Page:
This video says about itself:
Transferring to Torture: Canada, Human Rights, and Detainees Part 1
Professor Micheal Byers analyzes the role of the Canadian Armed Forces in Afghanistan, and how it violated the Geneva Convention against torture.
And here is the Part 2 video.
From CBC in Canada:
MacKay knew of Afghan detainee concerns: diplomat
Document debate rages in Parliament
Last Updated: Wednesday, March 31, 2010 | 11:30 PM ET
Cory Anderson, a former senior political adviser to Canada’s provincial reconstruction team in Kandahar, said he briefed MacKay several times between 2007 and last year.
“We would talk about issues that we were concerned about in terms of what we would characterize as mission killers — and this was one of them,” Anderson told MPs at a special committee studying the Afghan mission.
He said he had no specific allegations of prisoner abuse to pass on because before 2007, Canada had no way of tracking the people it handed over to Afghan authorities. However, there were general worries about torture.
Anderson said despite a lack of hard evidence of torture, senior civilians and military brass in Ottawa were “fully aware of the plausible risk of abuse” of prisoners handed over to the Afghan National Directorate of Security, or NDS.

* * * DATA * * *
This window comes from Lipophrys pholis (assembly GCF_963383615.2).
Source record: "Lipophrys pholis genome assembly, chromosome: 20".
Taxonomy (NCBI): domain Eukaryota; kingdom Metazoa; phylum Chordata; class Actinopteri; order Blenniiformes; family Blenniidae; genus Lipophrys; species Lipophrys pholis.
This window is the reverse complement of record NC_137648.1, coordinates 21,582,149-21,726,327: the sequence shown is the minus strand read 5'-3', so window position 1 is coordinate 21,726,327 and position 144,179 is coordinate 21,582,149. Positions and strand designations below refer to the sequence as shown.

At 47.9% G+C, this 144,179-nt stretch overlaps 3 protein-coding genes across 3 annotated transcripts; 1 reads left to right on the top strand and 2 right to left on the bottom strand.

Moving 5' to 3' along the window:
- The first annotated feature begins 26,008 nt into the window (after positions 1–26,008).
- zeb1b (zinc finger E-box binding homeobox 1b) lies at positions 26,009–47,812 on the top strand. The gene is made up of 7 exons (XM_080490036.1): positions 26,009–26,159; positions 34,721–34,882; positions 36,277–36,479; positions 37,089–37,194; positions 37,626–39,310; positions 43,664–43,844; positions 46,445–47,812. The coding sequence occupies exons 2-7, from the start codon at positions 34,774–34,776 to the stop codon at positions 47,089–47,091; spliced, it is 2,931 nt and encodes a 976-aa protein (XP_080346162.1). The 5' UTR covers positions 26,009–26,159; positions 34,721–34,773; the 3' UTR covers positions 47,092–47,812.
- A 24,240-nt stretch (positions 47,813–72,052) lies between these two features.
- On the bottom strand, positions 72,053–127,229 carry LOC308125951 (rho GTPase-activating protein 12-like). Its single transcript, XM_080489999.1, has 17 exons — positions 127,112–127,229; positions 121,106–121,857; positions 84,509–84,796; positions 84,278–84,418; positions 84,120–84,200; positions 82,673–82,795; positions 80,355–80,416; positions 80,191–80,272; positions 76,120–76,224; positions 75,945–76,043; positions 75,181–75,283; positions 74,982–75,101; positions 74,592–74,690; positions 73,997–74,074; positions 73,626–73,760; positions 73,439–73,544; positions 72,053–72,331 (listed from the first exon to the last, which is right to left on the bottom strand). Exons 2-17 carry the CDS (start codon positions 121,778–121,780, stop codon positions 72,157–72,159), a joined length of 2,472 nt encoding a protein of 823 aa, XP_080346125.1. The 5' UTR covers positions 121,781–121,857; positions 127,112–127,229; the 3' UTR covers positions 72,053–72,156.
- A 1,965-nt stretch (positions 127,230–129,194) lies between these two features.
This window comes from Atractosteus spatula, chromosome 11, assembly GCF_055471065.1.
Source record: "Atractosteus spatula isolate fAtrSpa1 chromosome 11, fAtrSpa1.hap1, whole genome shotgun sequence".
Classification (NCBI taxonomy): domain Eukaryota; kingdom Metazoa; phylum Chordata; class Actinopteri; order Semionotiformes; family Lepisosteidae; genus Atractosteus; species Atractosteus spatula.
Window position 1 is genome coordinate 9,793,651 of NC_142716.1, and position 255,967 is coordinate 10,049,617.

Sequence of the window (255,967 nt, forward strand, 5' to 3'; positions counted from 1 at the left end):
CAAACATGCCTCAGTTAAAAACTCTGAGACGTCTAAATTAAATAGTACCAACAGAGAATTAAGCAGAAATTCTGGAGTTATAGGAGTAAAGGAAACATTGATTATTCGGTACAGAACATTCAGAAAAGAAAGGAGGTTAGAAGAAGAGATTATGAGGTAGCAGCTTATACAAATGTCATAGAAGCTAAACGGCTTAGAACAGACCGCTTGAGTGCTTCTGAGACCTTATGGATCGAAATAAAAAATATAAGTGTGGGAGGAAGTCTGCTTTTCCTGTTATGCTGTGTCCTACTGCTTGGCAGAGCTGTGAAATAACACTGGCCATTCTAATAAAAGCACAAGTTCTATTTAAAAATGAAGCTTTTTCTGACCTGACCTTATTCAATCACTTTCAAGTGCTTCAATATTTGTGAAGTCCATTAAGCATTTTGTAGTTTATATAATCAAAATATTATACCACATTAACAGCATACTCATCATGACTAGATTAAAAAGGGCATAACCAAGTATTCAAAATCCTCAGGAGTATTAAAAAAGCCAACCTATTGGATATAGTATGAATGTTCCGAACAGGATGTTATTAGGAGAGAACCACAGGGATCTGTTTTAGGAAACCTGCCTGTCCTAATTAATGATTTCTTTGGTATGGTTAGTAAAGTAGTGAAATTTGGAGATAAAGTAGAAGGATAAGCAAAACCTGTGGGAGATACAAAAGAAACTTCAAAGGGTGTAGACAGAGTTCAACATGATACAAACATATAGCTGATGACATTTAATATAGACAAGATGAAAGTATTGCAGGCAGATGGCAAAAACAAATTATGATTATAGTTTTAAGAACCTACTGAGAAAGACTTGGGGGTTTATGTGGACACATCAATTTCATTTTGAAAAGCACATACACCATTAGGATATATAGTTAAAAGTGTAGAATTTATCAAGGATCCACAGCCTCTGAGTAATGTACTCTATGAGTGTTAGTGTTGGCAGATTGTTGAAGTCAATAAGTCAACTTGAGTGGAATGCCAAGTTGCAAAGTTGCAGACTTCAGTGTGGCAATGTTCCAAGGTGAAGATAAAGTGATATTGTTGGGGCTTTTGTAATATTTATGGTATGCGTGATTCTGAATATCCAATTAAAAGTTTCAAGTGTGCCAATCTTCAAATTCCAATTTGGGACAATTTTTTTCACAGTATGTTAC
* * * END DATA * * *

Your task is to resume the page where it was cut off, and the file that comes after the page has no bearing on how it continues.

He said he did brief officials, including MacKay, about the problems of the NDS, which he described as duplicitous and open to manipulation by politically powerful people behind the scenes.
“It’s common knowledge amongst senior officials, civilian and military, the behaviour of the NDS when it comes to how they react to certain pressures placed upon them by tribal elders or people of influence throughout Kandahar.”
He said in hindsight, it was probably a bad decision for Canada to work with the NDS in the handling of detainees.
Even though the present system allows for tracking Canadian detainees in Afghan custody and provides for unannounced spot checks of their condition, the NDS remains an unsavoury partner. Canada would probably have been better off to find another partner to handle the detainees it captured, he said.
“I wish I would have been a little bit more vociferous trying to come up with alternatives, given the knowledge that we had about the NDS as an institution,” Anderson said.
There were suggestions that the international force should set up its own prison, or explore ways for the Afghan army to handle detainees but nothing ever came of those ideas.
Debate over documents
Meanwhile Wednesday, Justice Minister Rob Nicholson argued that Parliament has no authority to demand unfettered access to documents related to the alleged torture of prisoners handed over to Afghan authorities by Canadians soldiers.
He rejected the opposition parties’ contention that the government has breached parliamentary privileges by ignoring a Dec. 10 order, passed by the House of Commons, to produce the uncensored documents.
Not Just Guantanamo: U.S. Torturing Muslim Pre-Trial Detainee in New York City: here.